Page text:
• The dramatic surge in food prices in 2007–2008 seriously threatened the world’s poor, who struggle to buy food even under normal circumstances, and led to protests and riots in the developing world. The crisis eventually receded, providing some measure of relief for citizens in the countries that were most affected by the price surge; yet the FAO’s recent statement that global food prices reached a record high in December 2010 has raised the specter of another crisis.

  • How is a country affected by changes in the global prices of its export and import commodities?
    What is the change in short-run prices when a country’s food supply is increased?

    Answering such questions can pose a major challenge to global policymakers as they strive to respond to global and national food crises. It is essential that policymakers and researchers have access to the latest food security research and policy tools in order to strengthen national and global capacity to respond effectively to food policy challenges.

  • The FAO has released its Food Price Index for December, 2010. This report provides a measure of the monthly change in international prices for major food commodities. The December Price Index shows a marked increase in global food prices, with higher sugar, grain, and oilseed costs driving world food prices to a record high.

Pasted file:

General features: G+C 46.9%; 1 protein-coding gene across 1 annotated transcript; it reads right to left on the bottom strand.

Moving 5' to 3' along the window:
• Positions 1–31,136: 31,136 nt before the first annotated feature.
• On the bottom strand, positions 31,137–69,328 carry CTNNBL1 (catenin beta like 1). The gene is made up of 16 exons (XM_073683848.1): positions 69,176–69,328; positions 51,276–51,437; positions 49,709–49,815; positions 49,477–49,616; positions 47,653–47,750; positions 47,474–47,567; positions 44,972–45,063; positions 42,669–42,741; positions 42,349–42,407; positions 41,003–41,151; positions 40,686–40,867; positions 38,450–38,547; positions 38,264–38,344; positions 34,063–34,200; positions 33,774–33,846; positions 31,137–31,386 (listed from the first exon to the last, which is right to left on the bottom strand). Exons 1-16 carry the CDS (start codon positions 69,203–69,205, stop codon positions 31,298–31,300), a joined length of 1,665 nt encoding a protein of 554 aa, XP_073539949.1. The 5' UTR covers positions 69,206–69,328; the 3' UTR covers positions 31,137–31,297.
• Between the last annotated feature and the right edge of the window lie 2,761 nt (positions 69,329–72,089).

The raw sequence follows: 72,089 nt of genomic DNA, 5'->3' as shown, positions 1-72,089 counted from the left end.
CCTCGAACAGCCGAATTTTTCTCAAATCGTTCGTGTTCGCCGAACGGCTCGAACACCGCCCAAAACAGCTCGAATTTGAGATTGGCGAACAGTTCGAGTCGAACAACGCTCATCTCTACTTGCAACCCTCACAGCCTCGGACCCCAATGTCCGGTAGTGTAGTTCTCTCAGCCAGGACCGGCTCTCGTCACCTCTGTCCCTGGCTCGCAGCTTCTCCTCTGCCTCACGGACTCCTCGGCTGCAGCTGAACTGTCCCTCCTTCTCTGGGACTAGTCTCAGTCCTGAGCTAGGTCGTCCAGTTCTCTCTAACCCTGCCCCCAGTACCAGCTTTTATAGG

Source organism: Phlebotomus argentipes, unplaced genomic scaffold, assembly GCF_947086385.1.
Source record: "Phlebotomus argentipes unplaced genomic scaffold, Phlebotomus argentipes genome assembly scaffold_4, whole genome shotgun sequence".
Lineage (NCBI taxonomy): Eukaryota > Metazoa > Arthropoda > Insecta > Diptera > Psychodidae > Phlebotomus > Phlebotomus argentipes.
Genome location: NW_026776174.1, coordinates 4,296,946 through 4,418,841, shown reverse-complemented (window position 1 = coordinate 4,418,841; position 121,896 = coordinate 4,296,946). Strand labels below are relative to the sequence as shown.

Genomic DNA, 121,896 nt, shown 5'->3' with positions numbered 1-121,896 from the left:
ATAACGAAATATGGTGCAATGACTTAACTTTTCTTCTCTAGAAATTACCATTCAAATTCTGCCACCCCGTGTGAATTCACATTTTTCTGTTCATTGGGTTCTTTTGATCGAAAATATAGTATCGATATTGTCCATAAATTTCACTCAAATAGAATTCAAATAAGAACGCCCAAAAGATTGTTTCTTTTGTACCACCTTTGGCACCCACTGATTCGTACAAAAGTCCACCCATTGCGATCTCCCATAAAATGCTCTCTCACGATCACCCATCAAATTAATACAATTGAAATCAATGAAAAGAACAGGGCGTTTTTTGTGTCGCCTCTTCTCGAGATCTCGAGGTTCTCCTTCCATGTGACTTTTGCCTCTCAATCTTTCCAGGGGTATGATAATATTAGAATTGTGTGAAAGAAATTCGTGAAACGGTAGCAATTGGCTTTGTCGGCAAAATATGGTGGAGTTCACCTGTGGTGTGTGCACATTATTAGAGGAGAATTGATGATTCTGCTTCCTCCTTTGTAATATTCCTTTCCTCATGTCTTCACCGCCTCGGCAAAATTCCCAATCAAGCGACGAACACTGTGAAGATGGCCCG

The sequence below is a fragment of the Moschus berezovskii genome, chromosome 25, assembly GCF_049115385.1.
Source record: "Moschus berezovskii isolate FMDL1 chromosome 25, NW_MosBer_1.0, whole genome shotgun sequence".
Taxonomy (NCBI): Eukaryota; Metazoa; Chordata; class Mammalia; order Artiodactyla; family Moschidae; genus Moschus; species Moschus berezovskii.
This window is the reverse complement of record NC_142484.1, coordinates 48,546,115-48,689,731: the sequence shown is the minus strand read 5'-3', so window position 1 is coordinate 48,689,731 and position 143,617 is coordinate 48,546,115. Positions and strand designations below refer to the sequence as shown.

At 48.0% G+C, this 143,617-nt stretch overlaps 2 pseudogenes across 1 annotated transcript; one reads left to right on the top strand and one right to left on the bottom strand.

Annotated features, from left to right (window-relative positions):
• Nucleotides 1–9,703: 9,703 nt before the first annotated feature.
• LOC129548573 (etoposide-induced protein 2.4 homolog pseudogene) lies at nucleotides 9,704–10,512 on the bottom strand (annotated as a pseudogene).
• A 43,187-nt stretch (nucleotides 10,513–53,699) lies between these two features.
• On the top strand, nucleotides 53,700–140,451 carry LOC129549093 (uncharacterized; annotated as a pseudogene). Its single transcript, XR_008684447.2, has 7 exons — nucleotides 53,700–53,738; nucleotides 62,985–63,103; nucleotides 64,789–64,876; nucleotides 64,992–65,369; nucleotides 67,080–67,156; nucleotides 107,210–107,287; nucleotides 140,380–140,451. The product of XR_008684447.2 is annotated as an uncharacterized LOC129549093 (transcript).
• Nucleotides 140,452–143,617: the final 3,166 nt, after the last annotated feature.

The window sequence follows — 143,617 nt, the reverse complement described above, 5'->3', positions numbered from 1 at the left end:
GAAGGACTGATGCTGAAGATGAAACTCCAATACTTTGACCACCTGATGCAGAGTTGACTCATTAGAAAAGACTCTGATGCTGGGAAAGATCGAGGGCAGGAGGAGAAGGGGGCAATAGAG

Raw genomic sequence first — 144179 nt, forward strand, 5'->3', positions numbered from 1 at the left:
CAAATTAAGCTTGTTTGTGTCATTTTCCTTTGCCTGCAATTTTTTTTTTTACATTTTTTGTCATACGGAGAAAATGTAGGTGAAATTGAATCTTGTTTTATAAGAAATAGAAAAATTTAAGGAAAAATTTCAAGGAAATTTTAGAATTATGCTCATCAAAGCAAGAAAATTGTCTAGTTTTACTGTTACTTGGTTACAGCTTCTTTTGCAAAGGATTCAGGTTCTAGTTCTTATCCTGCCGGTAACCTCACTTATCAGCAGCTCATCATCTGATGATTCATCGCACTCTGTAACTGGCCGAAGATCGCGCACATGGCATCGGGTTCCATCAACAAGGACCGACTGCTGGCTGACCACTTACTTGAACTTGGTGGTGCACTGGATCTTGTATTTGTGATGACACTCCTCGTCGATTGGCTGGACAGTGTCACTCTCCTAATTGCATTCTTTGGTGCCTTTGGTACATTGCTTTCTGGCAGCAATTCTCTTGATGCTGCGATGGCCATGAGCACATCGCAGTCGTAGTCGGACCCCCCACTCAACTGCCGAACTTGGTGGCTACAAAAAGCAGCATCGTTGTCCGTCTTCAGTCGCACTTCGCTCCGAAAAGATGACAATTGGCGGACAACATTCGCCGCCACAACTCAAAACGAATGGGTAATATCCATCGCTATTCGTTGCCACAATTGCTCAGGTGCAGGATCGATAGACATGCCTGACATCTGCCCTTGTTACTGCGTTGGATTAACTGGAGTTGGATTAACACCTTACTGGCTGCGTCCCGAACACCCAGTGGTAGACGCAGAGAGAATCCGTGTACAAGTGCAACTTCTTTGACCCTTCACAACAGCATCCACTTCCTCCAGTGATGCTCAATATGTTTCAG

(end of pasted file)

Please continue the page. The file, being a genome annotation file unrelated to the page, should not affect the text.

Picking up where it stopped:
To view the whole report, visit http://www.fao.org/worldfoodsituation/FoodPricesIndex/en/.

  • Increasing food prices present both challenges and opportunities for the developing world. Just as the transmission of global prices to domestic prices can differ by country and commodity, the effects of changes in food prices within a country can differ from household to household. The welfare of urban and rural households may be affected differently, as will the welfare of net consumers compared to that of net producers.

  • Worldwide climatic events in 2010 made it clear that food security can be greatly impacted by unexpected changes in climate. Wildfires in Russia, floods in Pakistan and Australia, and drought in China led to increases in the price of staple agricultural commodities and caused widespread fear about the recurrence of a world food crisis. As the world's population continues to grow, a changing climate will present more and more challenges to sustainable agricultural growth and food security.

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